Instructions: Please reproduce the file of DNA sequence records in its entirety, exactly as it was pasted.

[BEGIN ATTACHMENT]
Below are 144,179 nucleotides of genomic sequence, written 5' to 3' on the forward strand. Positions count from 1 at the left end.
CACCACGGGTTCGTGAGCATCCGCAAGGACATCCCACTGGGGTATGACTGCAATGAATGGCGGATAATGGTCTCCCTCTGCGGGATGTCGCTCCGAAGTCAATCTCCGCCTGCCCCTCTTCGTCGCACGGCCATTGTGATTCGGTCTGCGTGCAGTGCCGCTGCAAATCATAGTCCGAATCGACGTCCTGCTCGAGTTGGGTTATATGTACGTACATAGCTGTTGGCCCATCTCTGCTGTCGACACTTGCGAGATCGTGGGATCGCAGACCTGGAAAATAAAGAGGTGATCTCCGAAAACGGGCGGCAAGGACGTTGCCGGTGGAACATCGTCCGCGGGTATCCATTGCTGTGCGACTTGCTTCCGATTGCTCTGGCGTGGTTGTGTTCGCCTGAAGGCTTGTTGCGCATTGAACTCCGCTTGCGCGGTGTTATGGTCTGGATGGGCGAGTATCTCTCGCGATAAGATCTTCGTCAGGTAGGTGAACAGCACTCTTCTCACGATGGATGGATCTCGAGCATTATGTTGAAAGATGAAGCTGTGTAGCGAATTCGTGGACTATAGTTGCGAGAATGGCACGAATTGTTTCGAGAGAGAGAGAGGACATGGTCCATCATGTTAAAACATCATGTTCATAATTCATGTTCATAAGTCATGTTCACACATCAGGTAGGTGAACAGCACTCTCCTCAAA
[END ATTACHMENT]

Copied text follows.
Below are 144,179 nucleotides of genomic sequence, written 5' to 3' on the forward strand. Positions count from 1 at the left end.
CACCACGGGTTCGTGAGCATCCGCAAGGACATCCCACTGGGGTATGACTGCAATGAATGGCGGATAATGGTCTCCCTCTGCGGGATGTCGCTCCGAAGTCAATCTCCGCCTGCCCCTCTTCGTCGCACGGCCATTGTGATTCGGTCTGCGTGCAGTGCCGCTGCAAATCATAGTCCGAATCGACGTCCTGCTCGAGTTGGGTTATATGTACGTACATAGCTGTTGGCCCATCTCTGCTGTCGACACTTGCGAGATCGTGGGATCGCAGACCTGGAAAATAAAGAGGTGATCTCCGAAAACGGGCGGCAAGGACGTTGCCGGTGGAACATCGTCCGCGGGTATCCATTGCTGTGCGACTTGCTTCCGATTGCTCTGGCGTGGTTGTGTTCGCCTGAAGGCTTGTTGCGCATTGAACTCCGCTTGCGCGGTGTTATGGTCTGGATGGGCGAGTATCTCTCGCGATAAGATCTTCGTCAGGTAGGTGAACAGCACTCTTCTCACGATGGATGGATCTCGAGCATTATGTTGAAAGATGAAGCTGTGTAGCGAATTCGTGGACTATAGTTGCGAGAATGGCACGAATTGTTTCGAGAGAGAGAGAGGACATGGTCCATCATGTTAAAACATCATGTTCATAATTCATGTTCATAAGTCATGTTCACACATCAGGTAGGTGAACAGCACTCTCCTCAAA